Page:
friends for hours each day. While he calls himself “crusty and unusual” while discussing the foreboding political future, he includes a glimmer of hope in a later email: “Things are bad now, but they will get better,” he writes. “Hang on and be optimistic.” —Mary Jessica Hammes is a freelance writer living in Athens, Ga. GET MORE Check out Poole’s website at http://voteview.com. The YouTube video of increased political polarization over time can be viewed at www. youtube.com/user/voteviewuga. Want to give? Contributions to the UGA Department of Political Science can be made by contacting Sarah Baines at (706) 542-9661 or at sbaines@ uga.edu.
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Almost famous After a breakout performance that earned five medals at the London Olympics, swimmer Allison Schmitt has trouble blending in by Allyson Mann (MA ’92) photos by Andrew Davis Tucker
“Are you Allison Schmitt?” This is a question the UGA senior hears often because she gets recognized pretty much everywhere she goes—in class, while walking to the bus stop and even at the bowling alley. She was planning on settling back into campus life with a little less fanfare, but that’s not exactly working out. It’s understandable, though, because less than a month before UGA’s fall semester began Schmitt won five medals—three golds, one silver and a bronze—at the London Olympics. Add those to the bronze medal she earned at the 2008 Beijing Olympics, and she’s the most decorated Olympic Bulldog ever. Lots of people watched as she made her mark in freestyle swimming. More than 219.4 million Americans tuned in to the Olympics, according to Nielsen television ratings, making the summer games the most-watched event ever in U.S. TV history. All that makes it difficult for Schmitt to fly under the radar. “It’s something I never thought would happen,” she says, “but I’ll take it.”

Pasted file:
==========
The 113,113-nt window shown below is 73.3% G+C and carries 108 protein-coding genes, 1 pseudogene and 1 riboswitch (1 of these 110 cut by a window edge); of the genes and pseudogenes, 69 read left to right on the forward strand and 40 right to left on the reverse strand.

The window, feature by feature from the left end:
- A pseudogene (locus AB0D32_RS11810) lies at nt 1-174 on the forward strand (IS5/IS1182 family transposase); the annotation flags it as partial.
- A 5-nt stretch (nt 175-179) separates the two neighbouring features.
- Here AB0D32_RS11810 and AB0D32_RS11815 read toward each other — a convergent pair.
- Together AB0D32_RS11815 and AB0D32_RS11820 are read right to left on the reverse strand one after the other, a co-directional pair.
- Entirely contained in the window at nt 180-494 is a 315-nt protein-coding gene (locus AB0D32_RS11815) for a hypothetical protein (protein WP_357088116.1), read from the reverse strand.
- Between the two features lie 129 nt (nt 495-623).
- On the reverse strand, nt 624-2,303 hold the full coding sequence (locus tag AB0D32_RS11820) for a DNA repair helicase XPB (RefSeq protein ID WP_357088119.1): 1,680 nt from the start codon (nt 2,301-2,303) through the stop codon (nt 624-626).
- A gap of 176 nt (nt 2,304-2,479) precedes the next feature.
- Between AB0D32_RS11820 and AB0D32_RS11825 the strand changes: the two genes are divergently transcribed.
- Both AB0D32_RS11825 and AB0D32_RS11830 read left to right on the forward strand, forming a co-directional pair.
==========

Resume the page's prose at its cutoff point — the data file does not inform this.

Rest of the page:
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Schmitt (center, in purple) is well known for keeping practices light. “I get my work done for sure, but you can’t go two hours without having fun,” she says.
In 2009, UGA Swim Coach Jack Bauerle found Allison Schmitt sitting by herself at the NCAA championships at Texas A&M. It was the first day of the meet, typically a high-stress event for most swimmers, and she was laughing and giggling. A little concerned, Bauerle asked her what was going on. “I’m just so happy this meet’s getting ready to start,” she told him. That happy-go-lucky attitude is vintage Schmitt, who goes by “Schmitty” and is notorious for telling really lame jokes, offering a vast repertoire of high fives and being the consummate team player. Her Twitter account (@arschmitty) identifies her as “a professional waver with a permanent smile… always up for a high five.” She has a theory about the best way to achieve a quality high five. “If you both look at elbows, you both hit it always right,” she says. Her repertoire includes a turkey, for which she pounds her open palm, fingers spread wide, against the other person’s fist, and a snail, for which she curls two fingers and bumps them against the top of the other person’s fist. At a media session in August, she told a couple of her favorite jokes. Schmitt: “Knock knock.” Reporters: “Who’s there?” Schmitt: “Interrupting cow.” Reporters: “Interrupt— Schmitt: “MOO!” 30 GEORGIA MAGAZINE • www.uga.edu/gm